I’ve just talked to him. He’s in the city and fine. His cat threw up though.

The tsunami now going towards Hawaii, thoughts and prayers going out to them.

I’m ok. Everything looks ok around providencia. not too much damage, we have eletricity, water, internet… supermarkets are open. Thanks for your concern.

It was at about 3:30 in the morning. I had just seen some friends off at the door of my building which is in the very centre, overlooking the Mapocho. At the beginning it felt normal, but then it started to shake so heavily that I decided to get up. I live on the top floor, so I though that if I tried to go down, the building would fall on me, so instead I decided to go into the terrace, which has a view of the Mapocho and north, and then I panicked! I saw how the pavement moving like melted chocolate and the traffick lights blowing up. Everywhere I saw flashes of light and then a general blackdown… And it didn’t stop. It went on for a couple of minutes (or at least that’s how it felt) and the only thing my panicking nervous system managed to do was dial my boyfriend’s mobile. No answer. The city was entirely dark. When it stopped, I hurried downstairs I don’t know how. On the way ddown, people with mobile phones to lighten up, or candles, or flashlights, most of them in pajamas. I went out of the building and the only thing I could hear was people crying, screaming. HORRIBLE!! I was shaking… I managed to take out a cigarrette and light it, and I sat down, still shaking: I couldn’t control myself…

My neighbour, a very nice man who I now wish I’d more of an effort to know, has given me his wifi key and also let me use his blackberry.. His entire family is in Conception, apparently their house is destroyed but they’ve survived okay. He’s waiting to get hold of a friend who was living in beach area that’s been 90% washed away by a tsunami!

The Lider has been looted!

It was a distressing night as it was about 4 am. The apartment shook violently, it was impossible to walk, everything fell off the walls, the electricity went so we were in pitch dark and the aftershocks continued through the night and still are. After that we spent the next few hours outside. The next day we noticed massive cracks in the walls, the corridors windows were cracked and water was coming through the ceiling in the one of the rooms.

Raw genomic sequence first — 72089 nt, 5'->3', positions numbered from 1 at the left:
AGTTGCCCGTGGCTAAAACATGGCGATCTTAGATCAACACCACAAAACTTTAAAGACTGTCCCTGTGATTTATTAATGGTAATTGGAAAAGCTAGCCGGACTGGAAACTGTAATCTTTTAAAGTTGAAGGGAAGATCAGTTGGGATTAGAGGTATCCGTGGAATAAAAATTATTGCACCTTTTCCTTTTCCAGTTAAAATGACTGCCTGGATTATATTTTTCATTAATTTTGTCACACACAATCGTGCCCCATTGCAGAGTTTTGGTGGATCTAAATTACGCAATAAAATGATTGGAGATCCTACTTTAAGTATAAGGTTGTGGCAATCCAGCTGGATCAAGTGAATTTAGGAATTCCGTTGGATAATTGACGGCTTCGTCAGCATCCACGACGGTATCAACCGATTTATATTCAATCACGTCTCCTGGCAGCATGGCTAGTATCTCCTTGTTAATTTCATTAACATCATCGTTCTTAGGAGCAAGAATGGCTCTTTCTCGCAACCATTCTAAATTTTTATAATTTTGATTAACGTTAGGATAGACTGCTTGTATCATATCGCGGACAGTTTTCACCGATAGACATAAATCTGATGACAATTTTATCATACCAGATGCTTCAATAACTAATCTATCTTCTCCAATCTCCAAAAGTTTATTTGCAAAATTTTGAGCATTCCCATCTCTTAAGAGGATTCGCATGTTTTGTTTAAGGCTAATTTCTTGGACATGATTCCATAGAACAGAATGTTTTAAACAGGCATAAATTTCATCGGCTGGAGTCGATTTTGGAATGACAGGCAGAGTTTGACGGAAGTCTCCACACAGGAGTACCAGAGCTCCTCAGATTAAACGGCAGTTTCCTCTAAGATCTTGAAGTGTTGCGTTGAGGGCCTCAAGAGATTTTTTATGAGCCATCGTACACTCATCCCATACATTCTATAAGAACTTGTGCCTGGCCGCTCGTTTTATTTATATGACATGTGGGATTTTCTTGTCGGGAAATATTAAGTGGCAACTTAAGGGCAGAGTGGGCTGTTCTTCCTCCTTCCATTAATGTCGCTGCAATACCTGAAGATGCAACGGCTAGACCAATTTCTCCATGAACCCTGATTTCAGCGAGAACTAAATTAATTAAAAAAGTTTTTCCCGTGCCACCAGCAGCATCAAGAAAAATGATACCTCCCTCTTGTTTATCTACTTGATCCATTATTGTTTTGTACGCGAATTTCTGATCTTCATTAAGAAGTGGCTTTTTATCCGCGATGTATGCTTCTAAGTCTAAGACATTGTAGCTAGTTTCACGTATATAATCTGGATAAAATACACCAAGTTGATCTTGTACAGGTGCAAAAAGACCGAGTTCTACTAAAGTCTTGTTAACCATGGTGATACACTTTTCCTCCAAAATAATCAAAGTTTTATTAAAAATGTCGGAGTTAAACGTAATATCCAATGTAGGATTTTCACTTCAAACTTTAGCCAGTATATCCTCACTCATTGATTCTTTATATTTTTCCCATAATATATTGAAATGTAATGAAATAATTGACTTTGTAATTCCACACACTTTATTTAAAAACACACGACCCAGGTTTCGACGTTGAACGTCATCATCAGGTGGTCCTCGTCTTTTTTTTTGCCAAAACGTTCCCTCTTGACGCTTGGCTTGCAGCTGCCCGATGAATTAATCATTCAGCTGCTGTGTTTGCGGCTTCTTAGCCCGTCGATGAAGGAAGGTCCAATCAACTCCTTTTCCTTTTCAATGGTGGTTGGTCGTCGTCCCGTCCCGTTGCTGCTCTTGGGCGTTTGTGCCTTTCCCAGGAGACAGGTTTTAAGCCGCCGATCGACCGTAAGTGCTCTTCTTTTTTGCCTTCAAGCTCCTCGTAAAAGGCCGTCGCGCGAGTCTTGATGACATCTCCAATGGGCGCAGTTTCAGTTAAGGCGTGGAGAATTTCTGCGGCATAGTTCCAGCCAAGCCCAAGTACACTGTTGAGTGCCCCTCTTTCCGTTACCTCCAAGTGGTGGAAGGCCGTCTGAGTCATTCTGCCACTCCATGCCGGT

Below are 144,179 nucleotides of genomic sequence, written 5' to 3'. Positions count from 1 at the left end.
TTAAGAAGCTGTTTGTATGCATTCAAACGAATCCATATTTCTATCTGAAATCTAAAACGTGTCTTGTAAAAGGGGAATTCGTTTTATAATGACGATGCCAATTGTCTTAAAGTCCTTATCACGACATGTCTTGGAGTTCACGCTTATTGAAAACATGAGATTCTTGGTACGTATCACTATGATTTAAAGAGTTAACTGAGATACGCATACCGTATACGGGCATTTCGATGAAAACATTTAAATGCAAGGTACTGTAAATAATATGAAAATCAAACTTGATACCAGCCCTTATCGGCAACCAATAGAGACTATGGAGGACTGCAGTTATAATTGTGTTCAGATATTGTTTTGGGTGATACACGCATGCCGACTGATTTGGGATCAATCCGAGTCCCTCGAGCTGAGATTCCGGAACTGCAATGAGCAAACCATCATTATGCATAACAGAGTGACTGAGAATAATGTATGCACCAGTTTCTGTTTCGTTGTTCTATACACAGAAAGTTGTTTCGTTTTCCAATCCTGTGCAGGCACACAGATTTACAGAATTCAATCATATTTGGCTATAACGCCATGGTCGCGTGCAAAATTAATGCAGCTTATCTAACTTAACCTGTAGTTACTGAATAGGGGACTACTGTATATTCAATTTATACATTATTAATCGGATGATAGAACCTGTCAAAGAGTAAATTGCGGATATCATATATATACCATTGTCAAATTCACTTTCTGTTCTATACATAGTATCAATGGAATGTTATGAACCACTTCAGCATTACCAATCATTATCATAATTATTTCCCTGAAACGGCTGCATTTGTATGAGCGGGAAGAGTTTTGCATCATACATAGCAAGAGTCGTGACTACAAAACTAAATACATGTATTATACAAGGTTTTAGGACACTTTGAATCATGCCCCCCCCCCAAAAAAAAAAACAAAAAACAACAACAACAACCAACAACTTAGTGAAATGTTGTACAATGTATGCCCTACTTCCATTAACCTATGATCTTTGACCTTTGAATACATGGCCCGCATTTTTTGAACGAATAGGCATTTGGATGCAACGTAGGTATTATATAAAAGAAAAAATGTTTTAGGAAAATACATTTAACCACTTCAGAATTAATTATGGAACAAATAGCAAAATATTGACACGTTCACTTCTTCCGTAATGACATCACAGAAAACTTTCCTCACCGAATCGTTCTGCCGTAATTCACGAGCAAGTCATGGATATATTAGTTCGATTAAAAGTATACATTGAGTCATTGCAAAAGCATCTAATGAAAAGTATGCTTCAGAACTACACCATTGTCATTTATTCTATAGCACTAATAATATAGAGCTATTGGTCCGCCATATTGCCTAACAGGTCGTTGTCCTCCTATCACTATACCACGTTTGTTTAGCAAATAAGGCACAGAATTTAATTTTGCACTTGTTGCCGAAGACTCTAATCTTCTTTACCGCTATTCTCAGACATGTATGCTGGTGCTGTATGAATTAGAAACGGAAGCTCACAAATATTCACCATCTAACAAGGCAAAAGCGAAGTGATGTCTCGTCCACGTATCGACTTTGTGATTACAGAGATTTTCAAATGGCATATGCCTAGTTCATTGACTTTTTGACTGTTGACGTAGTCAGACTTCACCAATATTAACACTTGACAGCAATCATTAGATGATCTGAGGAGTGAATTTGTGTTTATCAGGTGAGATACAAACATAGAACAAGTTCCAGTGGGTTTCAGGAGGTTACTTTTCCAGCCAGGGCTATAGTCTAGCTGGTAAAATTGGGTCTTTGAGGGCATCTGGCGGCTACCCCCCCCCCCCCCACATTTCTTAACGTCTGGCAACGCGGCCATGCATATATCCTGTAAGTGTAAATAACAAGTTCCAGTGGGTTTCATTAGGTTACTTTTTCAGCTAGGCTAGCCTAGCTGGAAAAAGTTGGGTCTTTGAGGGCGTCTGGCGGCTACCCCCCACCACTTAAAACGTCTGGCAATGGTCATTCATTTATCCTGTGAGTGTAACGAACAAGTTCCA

I was in Viña asleep in a hostel and didn’t know anything until I got up at 10 am and asked why there was no water or electricity. No one can believe that I slept through it!

Thanks for your concern. I’m alive & well. Lost all glassware and some furniture but the building seems to be fine. I moved to my parents though, ’twas reaaaaaally terrifying to be on a 13th floor. The important thing my girlfriend and my family are alive.

I’m OK. There are some cracks in the flat and I’m sleeping outside in the square because my building is old and likely to collapse.

OK everybody, alive and in one piece, was in Valparaiso while all the shit happened, so the floor was moving from before for me.

(Description of a video link): The first impression I got of the earthquake was a river of water coming down the emergency stairs…

and yet another aftershock…just when I was starting to relax

SAFE AND SOUND

Was on an island when quake hit, spent hours in a hill billy truck “reading” the ocean, finally got back to mainland when found out landing strip wasn’t damaged. Flattened villages, crevasses in road, boats on land and houses in river. Friends flat pretty damaged, slept in car outside Conce… no water, gas, electricity. Pillaged supermarkets, riot police, more flattened villages and broken roads. Just assimilating the fear now my family know am fine and all friends here in Chile are ok. Now looking forward to some fine wine and a Chilean bbq. Love to all, will be back in touch when the hangover subsides!

It’s a bread frenzy, buy bread, forget the tinned tuna, buy bread!

I can’t sleep with all these aftershocks!! I’ve got a headache, there’s no internet or hot water, but I can’t complain. There’s a lot of people worse off than me..

Electricity, check. Water, check. Gas, check. Swaying building from aftershocks, check. Life is almost back to normal

Xxxxx and xxxxx, please, if anyone knows anything about them, let me know.